Poet Craig Santos Perez shared his poetry at the English Reading Series as part of the Archipelagoes, Oceans, Americas Symposium.
(PROVO, Utah) Oct. 7, 2016–Craig Santos Perez is a poet with a cause. A Chamorro native from Guam, he now lives in Hawaii and writes about his island home, Guam, and its history, the environment, and other social topics in the hopes of educating people about his heritage and encouraging them to be more aware of the impact their lifestyles have on others and on the environment. The work he read for the English Reading Series was part of the Archipelagoes, Oceans, Americas Symposium held by BYU’s Humanities Center. The symposium aimed to explore the history and identity of the Americas in relation to its oceans, islands and archipelagoes.
“Praise Song for Oceania,” a poem that Santos wrote for World Oceans Day, is a tribute to the ocean’s interaction with the human race, at times reverent towards the ocean’s power and diversity and other times condemning the abandon with which humans have been known to exploit the waters of our planet. The poem begins with, “Praise your capacity for birth, your fluid current and trenchant darkness. Praise your wave contractions and dilating horizons. Praise our briny beginnings, the source of every breath,” and later moves from life to death, reading, “Praise your capacity to bury the ashes of our loved ones, to bury the bodies of soldiers and terrorists, slaves and refugees, to bury the despair of every suicide, every last breath.”
Not only does Santos view the ocean as a source of life, but his poetry has a distinct environmental protectionism woven into it. To the ocean he said, “Praise your capacity to endure the violence of those who claim dominion over you, who divide you into latitudes and longitudes, who scar your middle passages … Praise your capacity to survive our trawling boats reaching your open body, taking from your collapsing depths.”
This theme of exploit is mirrored in the first poem he read, “Thanksgiving in the Anthropocene, 2015.” By turns funny and accusatory, it shines a light on the labor and pollution that goes into mass-production of the food Americans eat each November. “Thank you, canned cranberry sauce, for your gelatinous curves. Thank you, Ojibwe tribe in Wisconsin. Your lake is now polluted with phosphate-laden discharge from nearby cranberry bogs. Thank you, crisp green beans. You are my excuse for eating dessert later. Thank you, indigenous migrant workers for picking the beans in Mexico’s farm belt. May your children survive the season.”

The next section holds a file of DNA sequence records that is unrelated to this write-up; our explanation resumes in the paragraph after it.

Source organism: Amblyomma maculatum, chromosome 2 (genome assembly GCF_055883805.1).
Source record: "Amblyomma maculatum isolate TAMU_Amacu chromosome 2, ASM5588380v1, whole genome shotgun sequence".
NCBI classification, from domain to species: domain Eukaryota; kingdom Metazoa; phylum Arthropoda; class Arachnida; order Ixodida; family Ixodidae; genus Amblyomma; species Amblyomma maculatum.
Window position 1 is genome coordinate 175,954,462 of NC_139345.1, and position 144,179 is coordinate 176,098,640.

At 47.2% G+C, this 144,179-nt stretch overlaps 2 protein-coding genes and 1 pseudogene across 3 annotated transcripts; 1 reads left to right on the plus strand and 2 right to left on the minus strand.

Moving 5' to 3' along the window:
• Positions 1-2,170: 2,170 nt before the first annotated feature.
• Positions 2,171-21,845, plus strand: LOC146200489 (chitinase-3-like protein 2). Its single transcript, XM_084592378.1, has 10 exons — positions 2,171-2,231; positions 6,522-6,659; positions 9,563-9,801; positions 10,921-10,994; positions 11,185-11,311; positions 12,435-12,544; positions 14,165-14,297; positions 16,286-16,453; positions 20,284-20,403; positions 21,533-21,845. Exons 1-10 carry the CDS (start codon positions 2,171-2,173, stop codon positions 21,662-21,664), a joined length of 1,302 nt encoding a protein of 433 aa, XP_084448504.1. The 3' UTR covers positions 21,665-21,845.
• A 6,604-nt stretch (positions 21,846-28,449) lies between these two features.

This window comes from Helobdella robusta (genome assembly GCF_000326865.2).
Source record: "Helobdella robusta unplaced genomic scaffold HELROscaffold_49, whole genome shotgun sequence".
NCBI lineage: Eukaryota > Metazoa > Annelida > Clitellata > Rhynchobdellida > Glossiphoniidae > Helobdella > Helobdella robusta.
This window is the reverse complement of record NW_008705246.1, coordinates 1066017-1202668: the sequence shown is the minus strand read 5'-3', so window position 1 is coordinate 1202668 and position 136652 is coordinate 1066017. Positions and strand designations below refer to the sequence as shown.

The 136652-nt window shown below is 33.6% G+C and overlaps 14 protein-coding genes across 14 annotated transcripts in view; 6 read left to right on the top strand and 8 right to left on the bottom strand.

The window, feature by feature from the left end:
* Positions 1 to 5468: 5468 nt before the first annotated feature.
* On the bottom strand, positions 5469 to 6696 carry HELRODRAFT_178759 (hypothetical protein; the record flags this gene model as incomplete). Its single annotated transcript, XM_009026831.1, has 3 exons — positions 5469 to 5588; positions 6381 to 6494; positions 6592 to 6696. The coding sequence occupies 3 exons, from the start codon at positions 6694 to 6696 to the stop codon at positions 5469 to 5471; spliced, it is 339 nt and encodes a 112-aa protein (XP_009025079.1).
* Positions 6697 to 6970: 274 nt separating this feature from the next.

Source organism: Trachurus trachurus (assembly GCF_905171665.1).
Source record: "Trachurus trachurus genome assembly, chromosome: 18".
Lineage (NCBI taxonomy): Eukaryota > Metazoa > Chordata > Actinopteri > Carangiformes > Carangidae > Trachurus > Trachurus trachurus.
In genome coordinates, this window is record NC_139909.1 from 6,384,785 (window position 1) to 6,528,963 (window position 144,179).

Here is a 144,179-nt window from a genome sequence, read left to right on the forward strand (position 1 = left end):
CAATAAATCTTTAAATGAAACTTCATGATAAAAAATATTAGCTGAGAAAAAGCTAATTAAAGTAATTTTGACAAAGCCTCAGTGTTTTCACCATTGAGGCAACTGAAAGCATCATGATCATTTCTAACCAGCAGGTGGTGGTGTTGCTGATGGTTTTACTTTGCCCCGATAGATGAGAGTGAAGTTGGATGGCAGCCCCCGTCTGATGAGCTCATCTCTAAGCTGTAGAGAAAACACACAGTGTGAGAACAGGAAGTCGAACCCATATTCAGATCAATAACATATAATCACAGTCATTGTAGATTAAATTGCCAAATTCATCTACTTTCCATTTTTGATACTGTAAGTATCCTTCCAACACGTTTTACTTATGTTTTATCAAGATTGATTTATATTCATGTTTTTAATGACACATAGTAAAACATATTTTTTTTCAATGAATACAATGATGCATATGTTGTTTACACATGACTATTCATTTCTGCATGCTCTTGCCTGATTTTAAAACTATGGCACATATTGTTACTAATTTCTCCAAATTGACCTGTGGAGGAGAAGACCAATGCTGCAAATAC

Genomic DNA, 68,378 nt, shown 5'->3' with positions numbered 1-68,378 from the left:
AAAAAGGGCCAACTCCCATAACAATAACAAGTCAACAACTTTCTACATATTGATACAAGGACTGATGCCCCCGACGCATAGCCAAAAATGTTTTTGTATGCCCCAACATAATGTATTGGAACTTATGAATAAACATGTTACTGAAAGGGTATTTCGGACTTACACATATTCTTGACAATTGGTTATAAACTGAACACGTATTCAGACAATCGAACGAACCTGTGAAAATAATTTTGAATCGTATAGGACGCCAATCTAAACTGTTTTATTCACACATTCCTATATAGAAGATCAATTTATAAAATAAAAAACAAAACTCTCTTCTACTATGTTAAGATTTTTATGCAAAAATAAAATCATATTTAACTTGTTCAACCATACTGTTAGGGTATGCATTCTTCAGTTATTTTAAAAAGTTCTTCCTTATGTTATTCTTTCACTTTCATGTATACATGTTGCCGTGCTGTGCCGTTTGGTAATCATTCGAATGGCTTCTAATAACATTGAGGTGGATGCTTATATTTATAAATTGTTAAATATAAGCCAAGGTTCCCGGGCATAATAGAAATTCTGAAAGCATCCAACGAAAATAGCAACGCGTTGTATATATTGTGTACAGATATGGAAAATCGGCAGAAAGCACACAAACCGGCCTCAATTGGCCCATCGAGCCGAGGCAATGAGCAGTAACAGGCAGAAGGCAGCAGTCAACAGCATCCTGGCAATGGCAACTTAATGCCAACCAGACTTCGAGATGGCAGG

Not only did Santos read his poetry, but he routinely incorporated the audience, bringing the messages closer to home. At the end of his Thanksgiving poem he asked all audience members to join hands with those next to them, bow their heads and repeat the closing lines of the poem: “Let us bless the hands that harvest and butcher our food. Bless the hands that drive delivery trucks and stock grocery shelves. Bless the hands that paid for and cooked this meal. Bless the hands that bind our hands and force-feed our endless mouth. May we forgive each other and be forgiven.”
Perez also remembers marginalized groups of people. Another poem he performed, “written in solidarity with Syrian refugees,” is called “Care.” He compared his current life to what it might have been if he had been a Syrian refugee. “what if Pacific trade winds suddenly became helicopters? Flames, nails, and shrapnel indiscriminately barreling towards us. What if shadows cast against our windows aren’t plumeria tree branches but soldiers and terrorists marching in heat?” Speaking directly to the refugees, the poem continues, “I hope your love will teach the nations that emit the most carbon and violence that they should instead remit the most compassion. I hope, soon, the only difference between a legal refugee and an illegal migrant will be how willing we are to open our homes, offer refuge, and carry each other towards the horizon of care.”
–Olivia Madsen (B.A. French language, ’17)
Olivia covers events for the Humanities Center for the College of Humanities. She is a senior pursuing a degree in French language and a minor in writing and rhetoric.